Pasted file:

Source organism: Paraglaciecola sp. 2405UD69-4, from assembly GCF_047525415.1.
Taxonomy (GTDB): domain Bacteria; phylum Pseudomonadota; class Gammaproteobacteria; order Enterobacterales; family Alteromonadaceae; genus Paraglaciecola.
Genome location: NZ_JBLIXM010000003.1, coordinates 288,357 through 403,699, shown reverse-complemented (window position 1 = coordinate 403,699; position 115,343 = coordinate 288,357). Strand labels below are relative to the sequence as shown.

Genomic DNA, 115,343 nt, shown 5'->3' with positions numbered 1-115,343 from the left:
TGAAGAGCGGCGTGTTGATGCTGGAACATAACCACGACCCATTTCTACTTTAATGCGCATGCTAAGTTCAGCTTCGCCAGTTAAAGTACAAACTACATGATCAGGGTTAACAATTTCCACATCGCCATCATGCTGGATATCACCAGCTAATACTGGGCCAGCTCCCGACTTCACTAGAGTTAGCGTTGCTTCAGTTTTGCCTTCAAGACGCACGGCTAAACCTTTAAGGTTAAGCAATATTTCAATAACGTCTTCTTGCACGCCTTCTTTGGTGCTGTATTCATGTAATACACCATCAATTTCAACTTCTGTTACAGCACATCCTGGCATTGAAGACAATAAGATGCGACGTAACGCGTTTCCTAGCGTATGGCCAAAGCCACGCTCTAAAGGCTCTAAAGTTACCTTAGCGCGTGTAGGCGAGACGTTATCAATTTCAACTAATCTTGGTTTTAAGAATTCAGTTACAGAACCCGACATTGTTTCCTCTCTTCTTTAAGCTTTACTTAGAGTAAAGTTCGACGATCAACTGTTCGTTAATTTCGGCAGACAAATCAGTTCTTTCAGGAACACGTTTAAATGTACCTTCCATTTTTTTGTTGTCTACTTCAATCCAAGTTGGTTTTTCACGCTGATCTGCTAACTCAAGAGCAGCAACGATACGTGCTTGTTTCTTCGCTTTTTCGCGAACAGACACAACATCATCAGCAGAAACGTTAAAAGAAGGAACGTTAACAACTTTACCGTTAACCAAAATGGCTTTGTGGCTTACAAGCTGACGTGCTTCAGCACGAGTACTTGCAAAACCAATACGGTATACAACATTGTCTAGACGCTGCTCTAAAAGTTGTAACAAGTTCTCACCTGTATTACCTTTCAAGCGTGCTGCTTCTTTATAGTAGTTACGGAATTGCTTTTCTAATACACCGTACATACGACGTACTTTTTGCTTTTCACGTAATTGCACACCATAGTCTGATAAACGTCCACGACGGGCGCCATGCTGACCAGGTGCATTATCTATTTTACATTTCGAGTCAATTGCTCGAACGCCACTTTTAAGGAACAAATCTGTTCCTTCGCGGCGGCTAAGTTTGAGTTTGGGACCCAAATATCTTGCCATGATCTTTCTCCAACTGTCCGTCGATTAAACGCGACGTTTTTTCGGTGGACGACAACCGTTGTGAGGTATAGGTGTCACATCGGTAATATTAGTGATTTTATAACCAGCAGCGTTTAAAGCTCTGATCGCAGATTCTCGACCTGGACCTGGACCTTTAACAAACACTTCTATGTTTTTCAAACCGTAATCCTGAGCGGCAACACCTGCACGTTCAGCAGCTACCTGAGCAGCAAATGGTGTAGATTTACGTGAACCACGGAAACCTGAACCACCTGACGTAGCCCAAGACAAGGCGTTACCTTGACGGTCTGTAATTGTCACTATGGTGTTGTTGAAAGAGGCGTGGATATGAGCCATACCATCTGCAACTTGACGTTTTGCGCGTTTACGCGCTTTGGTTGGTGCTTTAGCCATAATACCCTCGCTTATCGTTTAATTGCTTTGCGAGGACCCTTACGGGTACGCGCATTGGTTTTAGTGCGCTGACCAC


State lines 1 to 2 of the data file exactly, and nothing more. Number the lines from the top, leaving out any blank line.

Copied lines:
Source organism: Paraglaciecola sp. 2405UD69-4, from assembly GCF_047525415.1.
Taxonomy (GTDB): domain Bacteria; phylum Pseudomonadota; class Gammaproteobacteria; order Enterobacterales; family Alteromonadaceae; genus Paraglaciecola.